April 15, 2014

Posts Comments

Potassium Sorbate as a Wine Preservative

Potassium Sorbate (K-sorbate) is a relatively recent wine additive (it only first started to be used about 50 years ago), used primarily as a preservative to help prevent re-fermentation of sweet or semi-sweet wines. It is widely used in many types of foods ranging from cheese and yogurt to dried fruit and meat. It is even used in cosmetics to help give them a stable shelf life. It is generally considered as safe, having about the same toxicity as table salt.
To be honest, I hadn’t heard much of wineries using K-sorbate before returning to Minnesota, and had never used it in off-dry or sweet wines in either Alsace or Australia, and now I get questions about it on a regular basis. So, I’ve been doing a bit of research on it lately and figured I’d share with you what I have learned.
When added to water, K-sorbate breaks down into sorbic acid (sorbate) and ionic potassium (K). It is the sorbic acid that is active as an anti-microbial. It doesn’t kill yeast cells, but only prevents them from growing and being active. It has no effect on lactic acid and acetic acid bacteria at the amounts added in wine. Therefore, it should only be added to wine that is already stable via its pH and free sulfur. Another important point to remember is that just as sulfur dioxide (SO2) is more active at lower pH, so is sorbate.
Here are some more important points to know:
  • Like SO2, sorbic acid is detectable in wines when it is added above certain levels, though the reported values vary from 135 to 400 mg/L. * 
  • Over time, sorbic acid will be reduced to form ethyl sorbate, which has been described as having pineapple and celery aromas. You cannot prevent this from happening in wine, as this reduction occurs naturally with the presence of ethanol. While these aromas aren’t inherently objectionable, they will mask other fruity aromas in your wine. Some people may consider it a flaw. The concentration of ethyl sorbate will continue to rise over time, and is dependent on your initial sorbic acid concentration. Therefore, sorbate is generally added to wines which aren’t destined to be aged.
  • It will not inhibit bacterial activity. If you add it to wine before bulk storage or bottling, you need to be absolutely certain that the wine is stable. If there is any lactic acid bacteria present in your wine, it will still be there after sorbate is added. Potassium Sorbate must ALWAYS be used in conjunction with proper SO2 addition.
  • If lactic acid bacteria is present in the wine, it will metabolize sorbic acid and produce a chemical that has a strong odor of Geranium leaves and is considered a major wine flaw. 
  • The amount of sugar in the wine has no effect on the amount of sorbate needed. The only concerns are pH, alcohol, and the initial population of yeast cells (which should be less than 100/mL – make sure the wine is very clear before adding K-sorbate).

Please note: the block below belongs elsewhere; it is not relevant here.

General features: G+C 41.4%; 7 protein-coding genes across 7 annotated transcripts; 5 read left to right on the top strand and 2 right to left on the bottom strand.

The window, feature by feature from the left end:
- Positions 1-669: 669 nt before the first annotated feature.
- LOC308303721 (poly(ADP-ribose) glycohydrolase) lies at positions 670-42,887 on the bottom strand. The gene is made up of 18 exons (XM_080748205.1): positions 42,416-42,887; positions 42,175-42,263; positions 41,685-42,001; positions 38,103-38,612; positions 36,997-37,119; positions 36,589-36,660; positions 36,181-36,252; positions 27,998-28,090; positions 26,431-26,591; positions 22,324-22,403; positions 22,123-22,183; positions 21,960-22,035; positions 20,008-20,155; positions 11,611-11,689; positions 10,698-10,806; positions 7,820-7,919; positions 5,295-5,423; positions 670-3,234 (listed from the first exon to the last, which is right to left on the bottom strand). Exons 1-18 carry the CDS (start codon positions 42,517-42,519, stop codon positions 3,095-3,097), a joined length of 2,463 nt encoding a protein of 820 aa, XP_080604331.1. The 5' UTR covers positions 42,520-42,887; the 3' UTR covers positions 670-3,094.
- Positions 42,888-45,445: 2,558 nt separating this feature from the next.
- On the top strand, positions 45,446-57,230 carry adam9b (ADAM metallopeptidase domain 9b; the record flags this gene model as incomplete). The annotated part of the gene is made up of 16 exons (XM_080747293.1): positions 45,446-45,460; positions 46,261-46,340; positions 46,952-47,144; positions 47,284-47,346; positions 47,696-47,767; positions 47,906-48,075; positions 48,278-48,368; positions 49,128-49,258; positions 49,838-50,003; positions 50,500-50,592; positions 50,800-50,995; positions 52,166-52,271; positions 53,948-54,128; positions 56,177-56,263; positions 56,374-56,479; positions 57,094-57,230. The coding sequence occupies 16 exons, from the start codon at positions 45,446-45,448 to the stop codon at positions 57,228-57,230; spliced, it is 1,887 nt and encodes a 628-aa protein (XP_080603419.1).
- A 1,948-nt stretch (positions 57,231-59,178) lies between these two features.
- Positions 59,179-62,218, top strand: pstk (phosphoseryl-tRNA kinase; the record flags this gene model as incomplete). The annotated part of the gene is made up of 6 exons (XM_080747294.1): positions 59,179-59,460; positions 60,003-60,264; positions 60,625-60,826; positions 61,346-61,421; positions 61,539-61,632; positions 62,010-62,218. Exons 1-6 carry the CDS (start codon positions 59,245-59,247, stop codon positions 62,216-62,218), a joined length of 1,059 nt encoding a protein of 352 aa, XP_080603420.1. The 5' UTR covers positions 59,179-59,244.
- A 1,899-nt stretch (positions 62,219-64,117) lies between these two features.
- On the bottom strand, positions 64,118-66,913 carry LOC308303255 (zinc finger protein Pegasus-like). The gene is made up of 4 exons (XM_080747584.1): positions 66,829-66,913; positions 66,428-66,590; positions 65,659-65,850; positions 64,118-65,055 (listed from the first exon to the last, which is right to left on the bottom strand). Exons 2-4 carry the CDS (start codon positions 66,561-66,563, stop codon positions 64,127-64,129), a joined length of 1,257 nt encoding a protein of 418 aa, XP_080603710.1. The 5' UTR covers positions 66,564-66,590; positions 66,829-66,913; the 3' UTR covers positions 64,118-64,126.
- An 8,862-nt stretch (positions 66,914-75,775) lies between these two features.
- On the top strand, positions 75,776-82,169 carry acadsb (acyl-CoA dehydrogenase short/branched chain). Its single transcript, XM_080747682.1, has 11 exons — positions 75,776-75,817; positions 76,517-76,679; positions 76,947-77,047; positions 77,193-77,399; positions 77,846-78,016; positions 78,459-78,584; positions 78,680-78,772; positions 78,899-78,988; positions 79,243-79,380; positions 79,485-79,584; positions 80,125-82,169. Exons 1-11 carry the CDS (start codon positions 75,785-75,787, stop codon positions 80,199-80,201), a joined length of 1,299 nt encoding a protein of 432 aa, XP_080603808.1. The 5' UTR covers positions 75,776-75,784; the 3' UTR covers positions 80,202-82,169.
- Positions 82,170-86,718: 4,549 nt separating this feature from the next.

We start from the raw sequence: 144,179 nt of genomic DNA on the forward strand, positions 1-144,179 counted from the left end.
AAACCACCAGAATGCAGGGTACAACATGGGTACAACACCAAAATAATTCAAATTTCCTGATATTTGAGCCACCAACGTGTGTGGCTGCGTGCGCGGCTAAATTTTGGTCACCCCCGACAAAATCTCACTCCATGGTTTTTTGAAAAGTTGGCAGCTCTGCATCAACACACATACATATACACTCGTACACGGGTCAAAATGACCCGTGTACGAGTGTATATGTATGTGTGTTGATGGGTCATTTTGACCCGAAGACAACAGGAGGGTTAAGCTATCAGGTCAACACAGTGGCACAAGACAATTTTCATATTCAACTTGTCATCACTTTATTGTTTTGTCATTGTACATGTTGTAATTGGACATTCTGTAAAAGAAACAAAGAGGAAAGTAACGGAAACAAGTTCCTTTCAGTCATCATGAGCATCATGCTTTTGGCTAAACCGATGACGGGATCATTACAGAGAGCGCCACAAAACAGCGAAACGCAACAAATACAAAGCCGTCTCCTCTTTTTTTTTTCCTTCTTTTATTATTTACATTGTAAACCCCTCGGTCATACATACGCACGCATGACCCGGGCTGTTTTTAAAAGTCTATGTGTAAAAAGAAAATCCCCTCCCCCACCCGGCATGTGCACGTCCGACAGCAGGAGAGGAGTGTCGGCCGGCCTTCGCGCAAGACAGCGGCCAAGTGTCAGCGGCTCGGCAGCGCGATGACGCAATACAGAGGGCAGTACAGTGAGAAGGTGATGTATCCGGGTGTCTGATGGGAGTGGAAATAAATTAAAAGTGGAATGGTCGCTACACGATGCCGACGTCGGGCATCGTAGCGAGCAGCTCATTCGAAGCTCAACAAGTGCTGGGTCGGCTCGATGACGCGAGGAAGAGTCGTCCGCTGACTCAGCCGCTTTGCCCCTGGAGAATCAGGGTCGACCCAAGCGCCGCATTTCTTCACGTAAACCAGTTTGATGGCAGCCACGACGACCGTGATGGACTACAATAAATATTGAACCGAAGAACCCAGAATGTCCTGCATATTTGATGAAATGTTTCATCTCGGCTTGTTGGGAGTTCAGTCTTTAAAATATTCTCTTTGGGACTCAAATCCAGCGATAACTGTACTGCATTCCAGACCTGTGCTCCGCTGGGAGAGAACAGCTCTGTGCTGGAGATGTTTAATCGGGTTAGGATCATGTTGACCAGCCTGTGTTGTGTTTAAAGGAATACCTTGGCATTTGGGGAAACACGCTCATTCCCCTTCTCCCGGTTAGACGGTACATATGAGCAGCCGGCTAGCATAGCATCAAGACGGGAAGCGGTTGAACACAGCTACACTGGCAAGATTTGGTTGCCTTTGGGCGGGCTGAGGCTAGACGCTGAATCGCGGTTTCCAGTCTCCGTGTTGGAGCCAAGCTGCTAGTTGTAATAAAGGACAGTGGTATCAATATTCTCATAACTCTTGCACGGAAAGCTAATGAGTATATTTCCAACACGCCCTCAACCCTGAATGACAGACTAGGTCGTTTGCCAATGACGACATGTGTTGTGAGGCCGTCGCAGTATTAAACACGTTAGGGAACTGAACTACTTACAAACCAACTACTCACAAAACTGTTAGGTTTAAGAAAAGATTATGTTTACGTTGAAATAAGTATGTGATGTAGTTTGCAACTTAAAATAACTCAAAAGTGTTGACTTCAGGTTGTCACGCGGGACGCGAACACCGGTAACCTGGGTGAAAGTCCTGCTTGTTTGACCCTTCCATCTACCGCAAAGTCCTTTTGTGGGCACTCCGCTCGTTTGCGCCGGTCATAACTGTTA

• When adding K-Sorbate to wine, remember that it contains about 75% sorbic acid by weight (100 mg of K-sorbate contains 75 mg of sorbic acid).
  • The BATF limits sorbic acid addition to wines to 300 mg/L (the European Union regulations limit its addition to 200 mg/L).
  • Sorbate SHOULD NOT be added to dry red or white wines. There is no risk of refermentation when there is no sugar present. You are only adding the risk of off-odors from ethyl sorbate as well as risking the production of geranium taint.
  • Sorbic Acid is not very soluble in water. Precautions need to be made when adding it to wine to ensure that it is properly dissolved in the wine.
  • Sorbate is not allowed as an additive in production of organic wine
  • Certain countries do not allow the import of wine containing Sorbate
As for the recommended rates of sorbic acid that should be used in wine, there seems to be no clear consensus. The most cited recommendations come from Peynaud (1984), who notes that sorbic acid is half as effective at a pH of 3.5 than it is at a pH of 3.1, but then lists his recommended dosages based on alcohol content. Sorbic acid’s action against yeast is reinforced by alcohol. The following are his recommendations for sorbic acid:
Wine at 10%     150 mg/L
Wine at 11%     125 mg/L
Wine at 12%     100 mg/L
Wine at 13%      75 mg/L
Wine at 14%      50 mg/L
These recommendations by Peynaud assume a pH < 3.5, and adequate SO2 protection. Remember, these numbers are the recommendation for sorbic acid. If you are adding Potassium Sorbate, only 75% is sorbic acid. So you need to divide the sorbic acid amount by 75% to get the equivalent amount in K-sorbate. So 150 mg/L of sorbic acid would mean you should add 200 mg/L of K-sorbate (0.2 g/L).
Commercial wineries generally avoid the need to use potassium sorbate because their wines are usually sterile filtered at bottling, so the refermentaion risk is eliminated (sterile filtering means all yeast and bacteria cells are eliminated). Wineries focused on the production of high-quality wines also tend to forgo the use of K-sorbate because they find the aroma of ethyl sorbate to be undesirable. In the end, I can’t make any recommendations for or against it, as it is a preference choice for the winemaker. However, if you are properly sterile filtering your wines, the addition of sorbate is an unnecessary step in the process that comes with risks that should be addressed.
* References:
Auerbach, R. C. 1959. Sorbic acid as a preservative agent in wine. Wines Vines, 40, 26-28.
Ough, C. S.; Ingraham, J. L. 1960. Use of sorbic acid and sulfur dioxide in sweet table wines. Am. J. Enol. Vitic.,11, 117-122
Peynaud, Émile. 1984. Knowing and Making Wine. John Wiley and Sons
Postel, W.; Drawert, F. 1970. Sensory threshold value of sorbic acid in German white wines. Lebensm. Unters. Forsch. 1970,144, 245-252.